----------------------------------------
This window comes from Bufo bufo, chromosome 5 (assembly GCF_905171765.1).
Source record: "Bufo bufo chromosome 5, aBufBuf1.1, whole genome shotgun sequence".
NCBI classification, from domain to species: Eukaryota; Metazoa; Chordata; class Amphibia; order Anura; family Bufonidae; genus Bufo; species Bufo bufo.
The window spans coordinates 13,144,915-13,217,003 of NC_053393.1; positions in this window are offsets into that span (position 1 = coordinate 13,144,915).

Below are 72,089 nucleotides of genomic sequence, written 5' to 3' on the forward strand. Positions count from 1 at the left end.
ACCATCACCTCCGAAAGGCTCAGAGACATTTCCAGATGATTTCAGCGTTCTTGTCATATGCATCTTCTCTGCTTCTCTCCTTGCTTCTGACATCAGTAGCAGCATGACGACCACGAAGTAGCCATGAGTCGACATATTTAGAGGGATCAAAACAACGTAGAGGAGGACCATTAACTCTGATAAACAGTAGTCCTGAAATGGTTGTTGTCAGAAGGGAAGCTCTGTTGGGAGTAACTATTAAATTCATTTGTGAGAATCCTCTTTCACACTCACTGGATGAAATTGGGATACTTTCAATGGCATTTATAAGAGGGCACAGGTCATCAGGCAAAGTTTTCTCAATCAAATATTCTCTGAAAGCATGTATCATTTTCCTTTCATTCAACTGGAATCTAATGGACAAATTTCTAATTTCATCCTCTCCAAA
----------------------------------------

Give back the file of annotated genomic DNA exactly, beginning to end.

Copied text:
This window comes from Bufo bufo, chromosome 5 (assembly GCF_905171765.1).
Source record: "Bufo bufo chromosome 5, aBufBuf1.1, whole genome shotgun sequence".
NCBI classification, from domain to species: Eukaryota; Metazoa; Chordata; class Amphibia; order Anura; family Bufonidae; genus Bufo; species Bufo bufo.
The window spans coordinates 13,144,915-13,217,003 of NC_053393.1; positions in this window are offsets into that span (position 1 = coordinate 13,144,915).

Below are 72,089 nucleotides of genomic sequence, written 5' to 3' on the forward strand. Positions count from 1 at the left end.
ACCATCACCTCCGAAAGGCTCAGAGACATTTCCAGATGATTTCAGCGTTCTTGTCATATGCATCTTCTCTGCTTCTCTCCTTGCTTCTGACATCAGTAGCAGCATGACGACCACGAAGTAGCCATGAGTCGACATATTTAGAGGGATCAAAACAACGTAGAGGAGGACCATTAACTCTGATAAACAGTAGTCCTGAAATGGTTGTTGTCAGAAGGGAAGCTCTGTTGGGAGTAACTATTAAATTCATTTGTGAGAATCCTCTTTCACACTCACTGGATGAAATTGGGATACTTTCAATGGCATTTATAAGAGGGCACAGGTCATCAGGCAAAGTTTTCTCAATCAAATATTCTCTGAAAGCATGTATCATTTTCCTTTCATTCAACTGGAATCTAATGGACAAATTTCTAATTTCATCCTCTCCAAA